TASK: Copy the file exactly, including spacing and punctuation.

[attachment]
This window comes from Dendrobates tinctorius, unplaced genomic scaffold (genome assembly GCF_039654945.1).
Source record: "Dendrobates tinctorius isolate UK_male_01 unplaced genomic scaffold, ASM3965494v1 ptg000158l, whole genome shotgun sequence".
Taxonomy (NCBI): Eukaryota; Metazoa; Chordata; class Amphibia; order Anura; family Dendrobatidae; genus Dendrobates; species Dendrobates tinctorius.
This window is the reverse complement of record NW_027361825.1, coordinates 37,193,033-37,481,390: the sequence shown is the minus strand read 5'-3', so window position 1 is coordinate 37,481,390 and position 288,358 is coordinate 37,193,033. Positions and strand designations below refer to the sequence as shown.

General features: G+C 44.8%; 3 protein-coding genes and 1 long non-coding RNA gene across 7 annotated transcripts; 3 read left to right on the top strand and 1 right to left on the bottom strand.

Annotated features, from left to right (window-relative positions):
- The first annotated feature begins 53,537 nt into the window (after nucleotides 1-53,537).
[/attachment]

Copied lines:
This window comes from Dendrobates tinctorius, unplaced genomic scaffold (genome assembly GCF_039654945.1).
Source record: "Dendrobates tinctorius isolate UK_male_01 unplaced genomic scaffold, ASM3965494v1 ptg000158l, whole genome shotgun sequence".
Taxonomy (NCBI): Eukaryota; Metazoa; Chordata; class Amphibia; order Anura; family Dendrobatidae; genus Dendrobates; species Dendrobates tinctorius.
This window is the reverse complement of record NW_027361825.1, coordinates 37,193,033-37,481,390: the sequence shown is the minus strand read 5'-3', so window position 1 is coordinate 37,481,390 and position 288,358 is coordinate 37,193,033. Positions and strand designations below refer to the sequence as shown.

General features: G+C 44.8%; 3 protein-coding genes and 1 long non-coding RNA gene across 7 annotated transcripts; 3 read left to right on the top strand and 1 right to left on the bottom strand.

Annotated features, from left to right (window-relative positions):
- The first annotated feature begins 53,537 nt into the window (after nucleotides 1-53,537).